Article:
Aug 31, 2003 2:01 PM
|At the moment I'm a bit strapped for time, but can manage 1 - 2 hrs max both morning and evening, so:
This mornings ride, caught up with a fellow cyclist, pulled alongside him, said hi, had a chat, as and when neccessary we'd drop one behind the other, then the one at the rear would pull alongside when it was clear. Very civil, very polite, after about 5 miles we said our goodbyes and went our seperate ways.
This evening I turned at a junction and saw a cyclist who had pulled over and was taking a drink, he didn't seem to have any mechanical probs, so I didn't stop, just waved and said hi as I passed. He gave me a steely look, I thought miserable git, he's going to chase me down.
I was soon aware that he was tucked in behind me, and he didn't seem to show any intent of coming past. I decided to sit up and take a drink and he burst past me. I had a quick chase of my own and then sat on his wheel for 0.1 of a mile max, his speed slowed from 24 to 23 (it's flat but we were into the wind), and I went past him, as I did so I said "I'll take a turn up front ."
Now I expected that as soon as my speed started to drop he'd come past and take a turn, but he sat on my wheel for about a mile as I ran out of steam and the speed dropped gradually down to 17 mph (did I mention it was into a headwind!), then he suddenly burst past and picked up the pace again.
Now for some reason that I can't explain, and perhaps I'm out of order, but this peeved me off. So I thought to myself"right buddy, your out there by yourself now and I'm taking a ride," I then sat on his wheel for the next 3 miles or so.
I know it seems ridiculous, that we didn't know each other, had agreed on nothing,that I'd gone out alone anyway and he owed me nothing etc etc. But how long is it considered acceptable to leave someone out front? I'd have thought untill you feel the pace drop.
And how do feel about some stranger drafting you? I never just pull up behind someone on the road and take a ride, I'll always pull alongside and say hi, unlees they're going too slow in which case I go straight past them (but still give a wave).
Don't know what I'm moaning at really, just that I thought the guy this evening was a bit impolite.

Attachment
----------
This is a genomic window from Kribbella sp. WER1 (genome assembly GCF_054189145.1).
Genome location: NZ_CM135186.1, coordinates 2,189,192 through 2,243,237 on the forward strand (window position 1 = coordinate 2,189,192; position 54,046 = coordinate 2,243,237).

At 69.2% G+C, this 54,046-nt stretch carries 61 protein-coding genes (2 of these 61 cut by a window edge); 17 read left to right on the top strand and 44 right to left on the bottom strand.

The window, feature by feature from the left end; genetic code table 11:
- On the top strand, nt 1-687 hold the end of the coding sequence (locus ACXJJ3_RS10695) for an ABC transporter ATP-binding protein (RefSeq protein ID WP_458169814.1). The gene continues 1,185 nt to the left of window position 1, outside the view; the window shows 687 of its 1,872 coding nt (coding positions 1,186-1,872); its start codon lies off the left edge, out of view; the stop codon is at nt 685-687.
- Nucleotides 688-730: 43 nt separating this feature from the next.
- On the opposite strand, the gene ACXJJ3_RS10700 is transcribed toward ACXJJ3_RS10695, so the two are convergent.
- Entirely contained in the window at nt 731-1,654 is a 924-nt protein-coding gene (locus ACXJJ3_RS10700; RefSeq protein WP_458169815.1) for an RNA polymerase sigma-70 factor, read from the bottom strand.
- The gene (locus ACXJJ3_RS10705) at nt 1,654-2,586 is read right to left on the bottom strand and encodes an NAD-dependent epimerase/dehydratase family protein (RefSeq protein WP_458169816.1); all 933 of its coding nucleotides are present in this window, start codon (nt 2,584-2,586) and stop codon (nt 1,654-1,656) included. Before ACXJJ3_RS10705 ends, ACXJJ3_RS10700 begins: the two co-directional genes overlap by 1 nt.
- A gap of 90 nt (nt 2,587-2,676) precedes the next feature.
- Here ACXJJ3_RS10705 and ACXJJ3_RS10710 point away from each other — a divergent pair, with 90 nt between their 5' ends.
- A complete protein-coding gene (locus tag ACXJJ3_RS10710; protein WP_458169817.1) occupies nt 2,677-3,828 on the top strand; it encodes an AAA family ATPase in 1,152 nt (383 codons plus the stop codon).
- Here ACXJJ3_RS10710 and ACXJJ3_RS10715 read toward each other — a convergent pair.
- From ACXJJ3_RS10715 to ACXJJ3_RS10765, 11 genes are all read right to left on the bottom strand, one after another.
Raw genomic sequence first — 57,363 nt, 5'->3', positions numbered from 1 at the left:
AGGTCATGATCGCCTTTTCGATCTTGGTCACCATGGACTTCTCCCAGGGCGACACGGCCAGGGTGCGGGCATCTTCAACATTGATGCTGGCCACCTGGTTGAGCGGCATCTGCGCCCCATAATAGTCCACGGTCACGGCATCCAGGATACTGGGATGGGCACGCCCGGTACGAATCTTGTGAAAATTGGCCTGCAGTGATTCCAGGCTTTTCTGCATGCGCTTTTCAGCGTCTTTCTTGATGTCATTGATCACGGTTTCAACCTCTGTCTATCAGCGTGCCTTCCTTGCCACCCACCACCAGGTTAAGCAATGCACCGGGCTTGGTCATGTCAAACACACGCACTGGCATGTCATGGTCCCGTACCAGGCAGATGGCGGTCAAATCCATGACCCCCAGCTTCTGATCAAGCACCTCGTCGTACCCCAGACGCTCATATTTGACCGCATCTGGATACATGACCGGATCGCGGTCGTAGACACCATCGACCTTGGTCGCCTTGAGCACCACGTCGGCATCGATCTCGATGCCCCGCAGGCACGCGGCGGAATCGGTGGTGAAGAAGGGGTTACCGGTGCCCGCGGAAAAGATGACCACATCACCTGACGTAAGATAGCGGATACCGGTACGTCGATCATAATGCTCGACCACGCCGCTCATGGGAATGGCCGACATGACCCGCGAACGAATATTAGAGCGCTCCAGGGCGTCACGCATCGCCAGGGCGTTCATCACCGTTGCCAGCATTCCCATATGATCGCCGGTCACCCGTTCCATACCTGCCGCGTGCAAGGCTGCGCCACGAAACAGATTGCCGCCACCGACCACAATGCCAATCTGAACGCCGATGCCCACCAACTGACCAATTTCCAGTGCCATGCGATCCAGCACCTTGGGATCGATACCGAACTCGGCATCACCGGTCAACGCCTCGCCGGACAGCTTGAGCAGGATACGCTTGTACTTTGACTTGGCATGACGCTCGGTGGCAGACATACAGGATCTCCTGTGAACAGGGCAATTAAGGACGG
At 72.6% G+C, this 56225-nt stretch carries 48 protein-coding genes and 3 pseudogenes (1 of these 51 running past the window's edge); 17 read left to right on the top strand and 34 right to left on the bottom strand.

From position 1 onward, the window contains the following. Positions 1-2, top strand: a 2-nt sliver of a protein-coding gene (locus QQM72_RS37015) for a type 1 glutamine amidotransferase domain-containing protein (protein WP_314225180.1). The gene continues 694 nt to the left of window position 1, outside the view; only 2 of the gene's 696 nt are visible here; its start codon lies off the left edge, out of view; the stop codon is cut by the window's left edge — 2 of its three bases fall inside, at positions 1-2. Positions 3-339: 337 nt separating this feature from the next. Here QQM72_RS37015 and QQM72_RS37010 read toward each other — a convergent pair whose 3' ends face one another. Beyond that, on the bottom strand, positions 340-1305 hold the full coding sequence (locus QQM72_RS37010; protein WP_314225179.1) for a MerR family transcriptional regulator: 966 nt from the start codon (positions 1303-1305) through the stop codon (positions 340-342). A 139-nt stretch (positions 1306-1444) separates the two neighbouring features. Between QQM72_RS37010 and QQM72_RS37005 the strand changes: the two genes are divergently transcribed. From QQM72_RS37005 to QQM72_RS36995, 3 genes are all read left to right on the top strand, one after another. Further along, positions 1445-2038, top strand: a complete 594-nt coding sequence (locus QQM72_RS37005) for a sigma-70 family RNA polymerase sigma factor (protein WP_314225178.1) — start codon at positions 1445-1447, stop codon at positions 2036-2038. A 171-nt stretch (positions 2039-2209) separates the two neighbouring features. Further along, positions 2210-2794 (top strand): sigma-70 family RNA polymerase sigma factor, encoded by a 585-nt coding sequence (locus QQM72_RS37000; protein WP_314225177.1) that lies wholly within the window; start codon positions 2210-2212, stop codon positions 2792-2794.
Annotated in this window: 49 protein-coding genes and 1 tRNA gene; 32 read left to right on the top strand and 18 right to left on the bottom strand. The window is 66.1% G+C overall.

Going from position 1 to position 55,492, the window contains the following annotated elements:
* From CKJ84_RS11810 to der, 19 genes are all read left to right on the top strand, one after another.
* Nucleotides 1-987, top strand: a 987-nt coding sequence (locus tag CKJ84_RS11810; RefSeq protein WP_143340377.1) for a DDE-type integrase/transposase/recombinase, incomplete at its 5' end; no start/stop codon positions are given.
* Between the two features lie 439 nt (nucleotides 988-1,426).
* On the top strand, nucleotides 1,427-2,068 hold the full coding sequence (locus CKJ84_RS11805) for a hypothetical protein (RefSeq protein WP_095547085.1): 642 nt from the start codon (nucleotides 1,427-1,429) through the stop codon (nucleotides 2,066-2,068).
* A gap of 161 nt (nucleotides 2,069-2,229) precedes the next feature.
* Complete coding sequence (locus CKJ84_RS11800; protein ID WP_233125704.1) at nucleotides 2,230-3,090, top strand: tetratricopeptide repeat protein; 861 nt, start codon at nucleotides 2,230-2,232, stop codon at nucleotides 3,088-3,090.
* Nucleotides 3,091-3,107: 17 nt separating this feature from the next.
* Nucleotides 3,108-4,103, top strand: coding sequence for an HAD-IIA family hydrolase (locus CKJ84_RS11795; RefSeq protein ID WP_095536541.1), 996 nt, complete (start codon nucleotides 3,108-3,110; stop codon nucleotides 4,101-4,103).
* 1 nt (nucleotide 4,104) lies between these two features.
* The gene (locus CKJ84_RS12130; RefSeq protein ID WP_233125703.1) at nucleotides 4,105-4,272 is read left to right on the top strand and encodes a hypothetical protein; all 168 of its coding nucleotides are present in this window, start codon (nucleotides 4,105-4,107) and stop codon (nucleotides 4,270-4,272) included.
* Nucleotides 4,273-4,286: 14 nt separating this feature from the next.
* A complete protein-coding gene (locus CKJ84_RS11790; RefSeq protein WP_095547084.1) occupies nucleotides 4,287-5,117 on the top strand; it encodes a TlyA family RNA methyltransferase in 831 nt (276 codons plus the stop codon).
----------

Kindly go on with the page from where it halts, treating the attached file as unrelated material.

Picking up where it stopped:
Moan over, enjoyed the riding anyway.
|Some guidance||Kerry Irons|
Aug 31, 2003 4:57 PM
|First, the subject of drafting with strangers comes up here all the time, with various preferences expressed ranging from "ride those suckers off your wheel" to "talk to them and see if they want to trade pulls." A lot of it depends on how much you're willing to trust strangers to ride in straight lines, at a steady pace, drop correctly, etc. If you're tight on somebody's wheel, it's a bad time to find out that they need to slow down and swerve just to take a drink. Further, if you're on your own "program" you may not want to change your ride pattern by conforming to the speed of another rider.
All that said, to your personal situation, you need to understand that neither you nor your wheel sucking/jumping friend seem to understand the "rules" of trading the lead. You DON'T wait until the other guy goes by because you've slowed down. You actively "drop" when you want/need to. There are a number of techniques, with and without signaling to the other rider. At a minimum, you take about three extra strong pedal strokes, move to one side, and coast or slow down. This way, you're moving out of the way AFTER you've insured that the following rider's wheel is not overlapping yours. Most people would say move into the wind, as the following rider will likely be drafting you on the lee side. Auto traffic may influence the direction. Some people signal their drop verbally by saying "dropping" or equivalent, while others flick the elbow (the pros do it this way) or with a small hand signal like a casual "chop" sign pointing toward the ground.
This strange game you're playing with "why won't that sucker come around" suggests both you and your shadow have some learning to do. For me, if someone jumps on my wheel, they're welcome to stay there as long as they want, since I'm riding my pace, which I do not change. If, after a few miles, I decide to drop, or they suggest coming to the front, or they simply come around, then I decide whether to follow their wheel. If they're into stupid games like "I'm all rested from drafting this guy, now I'm going to drop him," then it's my choice how to respond. Like I said, it's MY ride they've joined, so I can decide whether to jump on their wheel, counter attack and give them what they deserve, or just let them ride off, so proud of themselves.
|Read you wife's Cosmo magazine...||Scot_Gore|
Aug 31, 2003 7:43 PM
|...it will tell you the secret to any good relationship is communication. Neither of you tried to express your needs, wants, or problems.
I suspect if he chased you down from a stop, he was out of gas and incapable of coming around for his turn in the wind, getting around you the first time was likely adrenalin, or testosterone, can't tell which.
You're out in the wind and tired of it, then, say so. Verbally, hand signal, whatever, but don't expect folks to read your mind. You don't assume you've read that driver's mind whose up ahead slowing for a left turn, so don't assume your attentions are any easier to read.
Hey here's a poll, what magazine has more depth, COSMO or Bicycling.
Glad you enjoyed the ride in any event, that's the most important thing.
|Is Zap at Cosmo now? (nm)||TFerguson|
Sep 1, 2003 9:08 AM